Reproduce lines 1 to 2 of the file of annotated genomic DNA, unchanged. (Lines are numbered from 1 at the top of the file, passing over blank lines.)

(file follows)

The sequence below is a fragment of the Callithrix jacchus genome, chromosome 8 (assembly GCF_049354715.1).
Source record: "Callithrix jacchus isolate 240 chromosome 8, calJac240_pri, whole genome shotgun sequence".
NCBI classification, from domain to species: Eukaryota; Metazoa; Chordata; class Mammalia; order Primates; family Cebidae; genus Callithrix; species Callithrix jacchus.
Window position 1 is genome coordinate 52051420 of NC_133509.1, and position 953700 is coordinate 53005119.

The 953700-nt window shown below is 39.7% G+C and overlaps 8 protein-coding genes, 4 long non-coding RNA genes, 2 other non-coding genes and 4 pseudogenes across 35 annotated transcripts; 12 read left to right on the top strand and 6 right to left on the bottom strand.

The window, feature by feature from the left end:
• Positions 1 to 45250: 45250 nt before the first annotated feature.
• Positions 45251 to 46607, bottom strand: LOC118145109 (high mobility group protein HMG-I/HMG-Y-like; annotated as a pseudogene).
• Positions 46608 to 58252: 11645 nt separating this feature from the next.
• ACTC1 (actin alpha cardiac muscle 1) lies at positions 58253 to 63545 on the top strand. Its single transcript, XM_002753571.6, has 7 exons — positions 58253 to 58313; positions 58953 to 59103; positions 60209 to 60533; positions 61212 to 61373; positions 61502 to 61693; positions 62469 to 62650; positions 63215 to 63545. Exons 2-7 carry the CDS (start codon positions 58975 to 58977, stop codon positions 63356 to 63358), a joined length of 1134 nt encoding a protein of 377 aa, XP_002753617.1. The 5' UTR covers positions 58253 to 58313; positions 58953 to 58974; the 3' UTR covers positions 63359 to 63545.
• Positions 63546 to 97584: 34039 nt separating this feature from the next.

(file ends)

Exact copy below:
The sequence below is a fragment of the Callithrix jacchus genome, chromosome 8 (assembly GCF_049354715.1).
Source record: "Callithrix jacchus isolate 240 chromosome 8, calJac240_pri, whole genome shotgun sequence".